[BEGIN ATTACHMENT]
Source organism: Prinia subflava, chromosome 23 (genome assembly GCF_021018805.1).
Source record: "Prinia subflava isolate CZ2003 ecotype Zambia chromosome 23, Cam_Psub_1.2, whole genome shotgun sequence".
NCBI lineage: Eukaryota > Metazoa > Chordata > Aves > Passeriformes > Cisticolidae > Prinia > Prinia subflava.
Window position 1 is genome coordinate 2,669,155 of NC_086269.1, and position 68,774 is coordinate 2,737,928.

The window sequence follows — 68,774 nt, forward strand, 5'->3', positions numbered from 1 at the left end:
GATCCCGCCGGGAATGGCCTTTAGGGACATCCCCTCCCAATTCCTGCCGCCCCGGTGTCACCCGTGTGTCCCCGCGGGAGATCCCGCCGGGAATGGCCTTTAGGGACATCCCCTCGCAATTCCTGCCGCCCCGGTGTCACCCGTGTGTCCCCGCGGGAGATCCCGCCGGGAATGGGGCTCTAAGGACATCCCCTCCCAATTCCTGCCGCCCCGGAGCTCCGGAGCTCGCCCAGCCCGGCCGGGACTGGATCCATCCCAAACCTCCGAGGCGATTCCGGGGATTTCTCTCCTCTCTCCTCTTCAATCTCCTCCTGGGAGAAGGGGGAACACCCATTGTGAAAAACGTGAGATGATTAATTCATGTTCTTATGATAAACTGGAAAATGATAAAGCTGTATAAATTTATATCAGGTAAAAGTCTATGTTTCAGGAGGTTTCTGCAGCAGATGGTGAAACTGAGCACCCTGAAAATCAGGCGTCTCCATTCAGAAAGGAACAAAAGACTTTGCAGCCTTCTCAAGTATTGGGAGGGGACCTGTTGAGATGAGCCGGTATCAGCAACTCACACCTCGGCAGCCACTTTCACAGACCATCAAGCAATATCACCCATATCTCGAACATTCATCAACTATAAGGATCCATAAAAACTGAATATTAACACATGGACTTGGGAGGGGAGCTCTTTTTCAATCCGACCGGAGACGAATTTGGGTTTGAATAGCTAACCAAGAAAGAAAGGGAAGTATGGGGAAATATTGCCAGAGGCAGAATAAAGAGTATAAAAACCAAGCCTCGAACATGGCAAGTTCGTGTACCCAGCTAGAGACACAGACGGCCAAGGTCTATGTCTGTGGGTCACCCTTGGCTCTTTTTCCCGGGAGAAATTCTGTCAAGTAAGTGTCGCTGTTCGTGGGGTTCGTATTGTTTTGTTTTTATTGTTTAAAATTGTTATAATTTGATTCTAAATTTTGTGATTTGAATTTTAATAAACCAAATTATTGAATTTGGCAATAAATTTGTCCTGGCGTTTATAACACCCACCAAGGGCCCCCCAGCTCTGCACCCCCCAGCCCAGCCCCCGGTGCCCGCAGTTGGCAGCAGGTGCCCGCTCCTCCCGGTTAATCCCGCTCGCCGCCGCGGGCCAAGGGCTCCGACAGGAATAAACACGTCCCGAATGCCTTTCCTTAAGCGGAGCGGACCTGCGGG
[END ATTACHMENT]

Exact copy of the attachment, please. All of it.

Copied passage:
Source organism: Prinia subflava, chromosome 23 (genome assembly GCF_021018805.1).
Source record: "Prinia subflava isolate CZ2003 ecotype Zambia chromosome 23, Cam_Psub_1.2, whole genome shotgun sequence".
NCBI lineage: Eukaryota > Metazoa > Chordata > Aves > Passeriformes > Cisticolidae > Prinia > Prinia subflava.
Window position 1 is genome coordinate 2,669,155 of NC_086269.1, and position 68,774 is coordinate 2,737,928.

The window sequence follows — 68,774 nt, forward strand, 5'->3', positions numbered from 1 at the left end:
GATCCCGCCGGGAATGGCCTTTAGGGACATCCCCTCCCAATTCCTGCCGCCCCGGTGTCACCCGTGTGTCCCCGCGGGAGATCCCGCCGGGAATGGCCTTTAGGGACATCCCCTCGCAATTCCTGCCGCCCCGGTGTCACCCGTGTGTCCCCGCGGGAGATCCCGCCGGGAATGGGGCTCTAAGGACATCCCCTCCCAATTCCTGCCGCCCCGGAGCTCCGGAGCTCGCCCAGCCCGGCCGGGACTGGATCCATCCCAAACCTCCGAGGCGATTCCGGGGATTTCTCTCCTCTCTCCTCTTCAATCTCCTCCTGGGAGAAGGGGGAACACCCATTGTGAAAAACGTGAGATGATTAATTCATGTTCTTATGATAAACTGGAAAATGATAAAGCTGTATAAATTTATATCAGGTAAAAGTCTATGTTTCAGGAGGTTTCTGCAGCAGATGGTGAAACTGAGCACCCTGAAAATCAGGCGTCTCCATTCAGAAAGGAACAAAAGACTTTGCAGCCTTCTCAAGTATTGGGAGGGGACCTGTTGAGATGAGCCGGTATCAGCAACTCACACCTCGGCAGCCACTTTCACAGACCATCAAGCAATATCACCCATATCTCGAACATTCATCAACTATAAGGATCCATAAAAACTGAATATTAACACATGGACTTGGGAGGGGAGCTCTTTTTCAATCCGACCGGAGACGAATTTGGGTTTGAATAGCTAACCAAGAAAGAAAGGGAAGTATGGGGAAATATTGCCAGAGGCAGAATAAAGAGTATAAAAACCAAGCCTCGAACATGGCAAGTTCGTGTACCCAGCTAGAGACACAGACGGCCAAGGTCTATGTCTGTGGGTCACCCTTGGCTCTTTTTCCCGGGAGAAATTCTGTCAAGTAAGTGTCGCTGTTCGTGGGGTTCGTATTGTTTTGTTTTTATTGTTTAAAATTGTTATAATTTGATTCTAAATTTTGTGATTTGAATTTTAATAAACCAAATTATTGAATTTGGCAATAAATTTGTCCTGGCGTTTATAACACCCACCAAGGGCCCCCCAGCTCTGCACCCCCCAGCCCAGCCCCCGGTGCCCGCAGTTGGCAGCAGGTGCCCGCTCCTCCCGGTTAATCCCGCTCGCCGCCGCGGGCCAAGGGCTCCGACAGGAATAAACACGTCCCGAATGCCTTTCCTTAAGCGGAGCGGACCTGCGGG